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iOS Questions: Pt. 1

In this (long) series of posts, I'll be posting groups of questions on iOS concepts as they come to me. I have no direction in the questions I'm choosing to answer, I'm simply going to go through notes of mine, find random questions, and answer them. If questions come up in this series that need deserve dedicated posts, I'll link to another blog post that discusses the topic more fully (think something like multithreading with GCD).

  1. Deep copy v. Shallow copy v. Assignment
    A shallow copy simply copies references to a place in memory. If object B is a shallow copy of object A, it simply copies object A's references (pointers) to objects in memory. Object B then refers to that same place in memory. Making changes to the data contained in one of the objects will impact the very same data being used by the other.

    In contrast, a deep copy makes copies of the actual data, storing it elsewhere in memory. Changing the data contained in one object will have no impact on the other.

    Assigning one object to equal another creates a pointer to a group of pointers, which point to memory. That is, if you have dictionary *A, and dictionary *B = A, then B contains a pointer to A's pointers, which point to the objects in memory. Although it will behave the same as a shallow copy, in a shallow copy, B would actually contain each pointer that A contains, still pointing to the same objects in memory. In either case, changing the values of one will change the other.
     
  2. Heaps and Stacks in iOS - how are they used?
    Almost all objects in iOS development are stored on the heap - they can be accessed globally and must be manually released and deallocated (pre-ARC). Stack objects disappear when a function returns and don't need to be manually managed. Imagine if stacks were widely used in iOS - what would happen if you needed to keep one around after the function returned? You could retain it, but after the function ended, that retain command would be pointing to a non-existent object - a dangling pointer. As a result, almost all objects are placed on the heap - the exception is blocks.

    Blocks are actually stored on the stack - that's why variables created within blocks aren't accessible outside of the block. They no longer exist when the block (which is treated like a function) ends; to continue to use them outside of the scope of the block, you must use a __block variable before entering the block. You can also create a copy of the block variable you wish to use, which actually places that copy on the heap.
     
  3. What are block variables used for?
    Using block variables (prefaced with a double underscore during declaration) is a way to access information created within a block outside of the block itself (remember that objects created within a block are stored on the stack, and as such disappear when the block exits). You could technically have an array created within a block, have an array property, and set the array property equal to the block array. However, this array is now accessible from everywhere else in the program since it's a global property - for the sake of data encapsulation, block variables are a better choice.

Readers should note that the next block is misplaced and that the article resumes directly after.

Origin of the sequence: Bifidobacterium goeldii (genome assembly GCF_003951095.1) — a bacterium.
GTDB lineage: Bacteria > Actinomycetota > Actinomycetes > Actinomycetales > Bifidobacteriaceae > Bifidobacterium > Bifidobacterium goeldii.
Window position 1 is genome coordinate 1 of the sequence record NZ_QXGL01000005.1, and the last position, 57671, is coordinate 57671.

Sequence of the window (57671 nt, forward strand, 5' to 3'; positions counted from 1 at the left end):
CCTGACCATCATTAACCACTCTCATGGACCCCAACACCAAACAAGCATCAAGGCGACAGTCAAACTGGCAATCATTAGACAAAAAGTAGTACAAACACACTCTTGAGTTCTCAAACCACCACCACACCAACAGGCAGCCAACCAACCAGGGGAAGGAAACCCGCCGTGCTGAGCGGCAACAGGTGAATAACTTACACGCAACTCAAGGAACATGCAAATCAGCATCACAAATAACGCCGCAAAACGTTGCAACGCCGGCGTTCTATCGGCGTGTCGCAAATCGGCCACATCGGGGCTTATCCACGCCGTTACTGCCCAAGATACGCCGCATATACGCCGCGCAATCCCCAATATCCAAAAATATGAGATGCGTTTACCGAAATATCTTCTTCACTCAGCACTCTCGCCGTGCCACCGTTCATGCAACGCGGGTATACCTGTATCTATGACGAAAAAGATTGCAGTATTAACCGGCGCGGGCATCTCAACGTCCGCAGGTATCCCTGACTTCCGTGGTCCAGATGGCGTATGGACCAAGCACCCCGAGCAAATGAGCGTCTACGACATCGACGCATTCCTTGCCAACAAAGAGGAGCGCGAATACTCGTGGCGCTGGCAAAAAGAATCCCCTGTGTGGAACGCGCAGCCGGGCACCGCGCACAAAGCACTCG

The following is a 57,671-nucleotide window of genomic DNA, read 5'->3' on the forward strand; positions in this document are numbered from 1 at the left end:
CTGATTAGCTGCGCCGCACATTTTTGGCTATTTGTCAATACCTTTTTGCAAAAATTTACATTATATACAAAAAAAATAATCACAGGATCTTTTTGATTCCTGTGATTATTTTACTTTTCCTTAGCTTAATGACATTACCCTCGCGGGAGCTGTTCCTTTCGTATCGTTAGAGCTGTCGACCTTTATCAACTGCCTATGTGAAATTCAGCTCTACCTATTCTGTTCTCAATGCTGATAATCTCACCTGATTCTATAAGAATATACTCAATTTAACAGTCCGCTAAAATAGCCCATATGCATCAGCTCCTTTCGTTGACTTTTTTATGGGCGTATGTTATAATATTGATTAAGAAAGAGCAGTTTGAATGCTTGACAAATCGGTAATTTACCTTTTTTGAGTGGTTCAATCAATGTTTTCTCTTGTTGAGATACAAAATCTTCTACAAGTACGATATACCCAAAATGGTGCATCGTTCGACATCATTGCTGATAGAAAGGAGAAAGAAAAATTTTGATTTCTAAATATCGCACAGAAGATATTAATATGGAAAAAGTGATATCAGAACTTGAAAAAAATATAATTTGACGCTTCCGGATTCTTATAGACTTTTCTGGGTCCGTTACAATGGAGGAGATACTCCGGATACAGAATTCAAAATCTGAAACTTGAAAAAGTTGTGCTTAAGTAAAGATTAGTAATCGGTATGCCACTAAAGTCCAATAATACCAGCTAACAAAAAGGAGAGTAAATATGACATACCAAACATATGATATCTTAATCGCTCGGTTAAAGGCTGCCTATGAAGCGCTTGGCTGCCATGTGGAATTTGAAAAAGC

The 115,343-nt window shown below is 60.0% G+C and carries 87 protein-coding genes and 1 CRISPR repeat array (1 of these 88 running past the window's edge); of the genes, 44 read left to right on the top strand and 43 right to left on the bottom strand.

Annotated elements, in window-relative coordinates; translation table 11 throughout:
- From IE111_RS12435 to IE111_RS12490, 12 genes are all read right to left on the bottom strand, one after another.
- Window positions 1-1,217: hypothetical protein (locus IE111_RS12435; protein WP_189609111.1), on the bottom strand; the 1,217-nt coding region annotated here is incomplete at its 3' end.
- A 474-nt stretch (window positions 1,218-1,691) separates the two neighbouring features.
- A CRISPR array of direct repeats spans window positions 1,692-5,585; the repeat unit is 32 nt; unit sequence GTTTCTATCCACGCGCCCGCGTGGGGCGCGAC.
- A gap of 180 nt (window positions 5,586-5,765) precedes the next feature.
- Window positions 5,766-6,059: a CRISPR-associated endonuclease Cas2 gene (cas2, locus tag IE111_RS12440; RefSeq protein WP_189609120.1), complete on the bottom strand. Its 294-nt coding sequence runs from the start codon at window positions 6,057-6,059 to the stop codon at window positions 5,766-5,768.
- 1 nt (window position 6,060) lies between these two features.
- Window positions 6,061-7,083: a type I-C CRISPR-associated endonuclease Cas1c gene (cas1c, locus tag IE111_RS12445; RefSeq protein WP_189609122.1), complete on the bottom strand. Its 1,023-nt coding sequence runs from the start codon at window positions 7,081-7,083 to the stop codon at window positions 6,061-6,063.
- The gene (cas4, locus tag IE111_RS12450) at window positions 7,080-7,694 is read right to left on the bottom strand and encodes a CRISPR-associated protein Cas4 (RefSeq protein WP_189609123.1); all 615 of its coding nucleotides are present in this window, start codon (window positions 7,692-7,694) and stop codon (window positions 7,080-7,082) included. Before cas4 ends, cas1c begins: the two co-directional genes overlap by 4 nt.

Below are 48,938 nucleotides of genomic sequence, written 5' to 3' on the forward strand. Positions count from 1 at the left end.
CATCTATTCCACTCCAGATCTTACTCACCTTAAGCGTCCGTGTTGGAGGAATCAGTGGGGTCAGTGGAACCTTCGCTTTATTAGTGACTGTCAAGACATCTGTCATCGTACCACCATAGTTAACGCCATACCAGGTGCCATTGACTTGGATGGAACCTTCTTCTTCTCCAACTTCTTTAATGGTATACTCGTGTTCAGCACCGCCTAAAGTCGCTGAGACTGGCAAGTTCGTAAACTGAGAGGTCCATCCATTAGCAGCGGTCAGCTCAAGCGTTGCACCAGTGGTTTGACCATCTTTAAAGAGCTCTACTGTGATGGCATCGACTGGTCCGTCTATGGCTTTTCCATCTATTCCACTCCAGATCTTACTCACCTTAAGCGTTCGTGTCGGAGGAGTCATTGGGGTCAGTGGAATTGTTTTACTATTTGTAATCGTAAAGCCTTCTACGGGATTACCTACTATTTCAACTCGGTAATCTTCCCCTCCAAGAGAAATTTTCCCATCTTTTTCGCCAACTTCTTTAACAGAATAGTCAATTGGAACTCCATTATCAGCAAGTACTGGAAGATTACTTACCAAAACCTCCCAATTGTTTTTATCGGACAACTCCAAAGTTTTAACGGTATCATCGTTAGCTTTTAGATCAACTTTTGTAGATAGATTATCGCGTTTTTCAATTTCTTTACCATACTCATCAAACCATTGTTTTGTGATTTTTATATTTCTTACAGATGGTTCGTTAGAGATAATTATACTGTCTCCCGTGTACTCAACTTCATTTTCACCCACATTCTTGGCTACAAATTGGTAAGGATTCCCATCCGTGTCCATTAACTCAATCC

4. What is a message in Objective-C? A Method? A selector?
    Messages and Methods are conceptually different in Objective-C but not so different practically.

    Objective-C runtime keeps a list of methods and functions it is aware of. When compiled, method names are turned into selectors (representations of the method name in memory). A function, objc_msgSend, is also called - it does a dynamic lookup, where it goes to the list of functions and finds the one we need (which is represented as a selector).

    This dynamic lookup allows us to do some interesting stuff - we can change the list at will. We can move values so that selectors point to different code than what was written. Additionally, the runtime asks objects if it recognizes methods before it actually sends a message. An object can then choose if it even wants to respond to that message.

    In short, when calling a method, there is little ambiguity - we know who is performing the action. The object did something.
    However, when we send a message, that ambiguity does exist. Something was done by the object. The emphasis is no longer on the object, but rather that “something” was done - when we send a message, we can’t be entirely sure what will respond, since dynamic lookup allows us to change certain things about our list of functions. The focus is more on the message itself.